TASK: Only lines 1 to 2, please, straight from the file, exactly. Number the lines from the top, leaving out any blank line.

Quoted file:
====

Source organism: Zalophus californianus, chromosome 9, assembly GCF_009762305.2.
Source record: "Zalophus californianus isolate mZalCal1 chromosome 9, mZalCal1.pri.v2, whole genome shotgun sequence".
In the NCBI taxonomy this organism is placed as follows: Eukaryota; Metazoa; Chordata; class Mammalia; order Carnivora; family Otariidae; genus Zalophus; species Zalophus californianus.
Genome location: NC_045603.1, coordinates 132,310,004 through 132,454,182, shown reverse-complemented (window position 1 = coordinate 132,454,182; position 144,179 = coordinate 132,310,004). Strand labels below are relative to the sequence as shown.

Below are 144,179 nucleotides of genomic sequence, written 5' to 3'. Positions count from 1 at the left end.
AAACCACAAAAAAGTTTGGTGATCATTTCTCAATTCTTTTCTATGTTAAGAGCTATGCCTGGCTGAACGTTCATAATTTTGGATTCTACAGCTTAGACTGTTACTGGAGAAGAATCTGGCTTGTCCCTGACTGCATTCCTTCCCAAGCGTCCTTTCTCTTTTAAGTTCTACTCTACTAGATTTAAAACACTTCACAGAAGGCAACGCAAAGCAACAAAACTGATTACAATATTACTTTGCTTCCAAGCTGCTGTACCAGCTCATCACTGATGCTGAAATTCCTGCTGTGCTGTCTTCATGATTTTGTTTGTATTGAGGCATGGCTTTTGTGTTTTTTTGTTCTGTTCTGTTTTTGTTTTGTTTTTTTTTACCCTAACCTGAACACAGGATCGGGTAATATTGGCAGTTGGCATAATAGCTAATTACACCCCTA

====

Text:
Source organism: Zalophus californianus, chromosome 9, assembly GCF_009762305.2.
Source record: "Zalophus californianus isolate mZalCal1 chromosome 9, mZalCal1.pri.v2, whole genome shotgun sequence".